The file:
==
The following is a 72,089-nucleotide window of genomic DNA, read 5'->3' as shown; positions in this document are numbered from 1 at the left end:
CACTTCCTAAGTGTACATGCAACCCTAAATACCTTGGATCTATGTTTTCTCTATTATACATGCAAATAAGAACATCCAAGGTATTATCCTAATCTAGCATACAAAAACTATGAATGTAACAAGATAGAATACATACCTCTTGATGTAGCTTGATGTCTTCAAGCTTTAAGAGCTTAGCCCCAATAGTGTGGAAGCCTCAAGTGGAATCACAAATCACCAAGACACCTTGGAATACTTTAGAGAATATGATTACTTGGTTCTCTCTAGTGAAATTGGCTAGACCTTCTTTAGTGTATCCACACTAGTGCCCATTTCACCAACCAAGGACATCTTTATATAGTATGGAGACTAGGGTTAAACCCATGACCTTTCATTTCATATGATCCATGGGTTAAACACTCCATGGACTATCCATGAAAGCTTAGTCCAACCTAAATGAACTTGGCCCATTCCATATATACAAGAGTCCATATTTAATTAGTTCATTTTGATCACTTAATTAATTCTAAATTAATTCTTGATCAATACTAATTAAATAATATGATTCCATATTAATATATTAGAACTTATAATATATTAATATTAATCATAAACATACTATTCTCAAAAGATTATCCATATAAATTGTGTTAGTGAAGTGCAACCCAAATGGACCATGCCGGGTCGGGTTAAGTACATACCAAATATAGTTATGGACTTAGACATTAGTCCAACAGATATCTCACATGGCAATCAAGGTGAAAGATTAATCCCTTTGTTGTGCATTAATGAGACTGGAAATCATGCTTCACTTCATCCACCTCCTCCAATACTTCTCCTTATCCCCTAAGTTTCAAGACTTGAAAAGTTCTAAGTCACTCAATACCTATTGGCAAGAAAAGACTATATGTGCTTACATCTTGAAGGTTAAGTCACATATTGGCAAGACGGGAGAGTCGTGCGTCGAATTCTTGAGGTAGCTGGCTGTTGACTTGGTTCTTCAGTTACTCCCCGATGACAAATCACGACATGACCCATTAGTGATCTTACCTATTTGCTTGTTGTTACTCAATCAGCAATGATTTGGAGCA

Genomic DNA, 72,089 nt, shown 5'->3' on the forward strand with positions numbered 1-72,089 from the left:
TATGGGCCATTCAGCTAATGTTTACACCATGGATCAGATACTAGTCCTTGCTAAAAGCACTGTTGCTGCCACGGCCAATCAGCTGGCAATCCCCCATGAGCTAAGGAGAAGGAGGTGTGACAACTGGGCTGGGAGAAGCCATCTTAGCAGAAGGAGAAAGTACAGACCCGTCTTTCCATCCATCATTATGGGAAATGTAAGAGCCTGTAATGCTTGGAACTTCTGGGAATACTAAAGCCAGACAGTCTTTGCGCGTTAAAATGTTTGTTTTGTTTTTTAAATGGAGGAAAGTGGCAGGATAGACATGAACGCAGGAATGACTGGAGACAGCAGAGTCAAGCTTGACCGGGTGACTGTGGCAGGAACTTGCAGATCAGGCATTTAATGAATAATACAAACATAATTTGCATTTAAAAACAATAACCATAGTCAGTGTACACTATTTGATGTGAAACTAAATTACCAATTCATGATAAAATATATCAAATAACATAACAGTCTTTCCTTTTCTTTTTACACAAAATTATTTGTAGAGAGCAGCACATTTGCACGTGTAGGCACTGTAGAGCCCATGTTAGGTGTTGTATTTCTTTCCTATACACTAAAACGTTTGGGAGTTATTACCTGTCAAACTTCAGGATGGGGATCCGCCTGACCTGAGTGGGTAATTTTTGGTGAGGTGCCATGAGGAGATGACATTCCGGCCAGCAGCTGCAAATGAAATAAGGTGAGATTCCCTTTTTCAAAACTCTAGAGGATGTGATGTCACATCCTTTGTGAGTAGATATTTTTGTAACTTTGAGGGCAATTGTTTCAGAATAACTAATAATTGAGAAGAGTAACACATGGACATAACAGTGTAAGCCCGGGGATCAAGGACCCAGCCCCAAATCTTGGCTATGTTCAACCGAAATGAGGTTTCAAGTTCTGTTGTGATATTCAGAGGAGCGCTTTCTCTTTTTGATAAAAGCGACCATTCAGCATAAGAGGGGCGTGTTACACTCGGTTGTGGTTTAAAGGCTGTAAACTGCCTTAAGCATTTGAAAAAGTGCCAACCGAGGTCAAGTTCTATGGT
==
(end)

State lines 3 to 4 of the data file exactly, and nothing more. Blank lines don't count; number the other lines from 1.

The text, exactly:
Genomic DNA, 72,089 nt, shown 5'->3' on the forward strand with positions numbered 1-72,089 from the left:
TATGGGCCATTCAGCTAATGTTTACACCATGGATCAGATACTAGTCCTTGCTAAAAGCACTGTTGCTGCCACGGCCAATCAGCTGGCAATCCCCCATGAGCTAAGGAGAAGGAGGTGTGACAACTGGGCTGGGAGAAGCCATCTTAGCAGAAGGAGAAAGTACAGACCCGTCTTTCCATCCATCATTATGGGAAATGTAAGAGCCTGTAATGCTTGGAACTTCTGGGAATACTAAAGCCAGACAGTCTTTGCGCGTTAAAATGTTTGTTTTGTTTTTTAAATGGAGGAAAGTGGCAGGATAGACATGAACGCAGGAATGACTGGAGACAGCAGAGTCAAGCTTGACCGGGTGACTGTGGCAGGAACTTGCAGATCAGGCATTTAATGAATAATACAAACATAATTTGCATTTAAAAACAATAACCATAGTCAGTGTACACTATTTGATGTGAAACTAAATTACCAATTCATGATAAAATATATCAAATAACATAACAGTCTTTCCTTTTCTTTTTACACAAAATTATTTGTAGAGAGCAGCACATTTGCACGTGTAGGCACTGTAGAGCCCATGTTAGGTGTTGTATTTCTTTCCTATACACTAAAACGTTTGGGAGTTATTACCTGTCAAACTTCAGGATGGGGATCCGCCTGACCTGAGTGGGTAATTTTTGGTGAGGTGCCATGAGGAGATGACATTCCGGCCAGCAGCTGCAAATGAAATAAGGTGAGATTCCCTTTTTCAAAACTCTAGAGGATGTGATGTCACATCCTTTGTGAGTAGATATTTTTGTAACTTTGAGGGCAATTGTTTCAGAATAACTAATAATTGAGAAGAGTAACACATGGACATAACAGTGTAAGCCCGGGGATCAAGGACCCAGCCCCAAATCTTGGCTATGTTCAACCGAAATGAGGTTTCAAGTTCTGTTGTGATATTCAGAGGAGCGCTTTCTCTTTTTGATAAAAGCGACCATTCAGCATAAGAGGGGCGTGTTACACTCGGTTGTGGTTTAAAGGCTGTAAACTGCCTTAAGCATTTGAAAAAGTGCCAACCGAGGTCAAGTTCTATGGT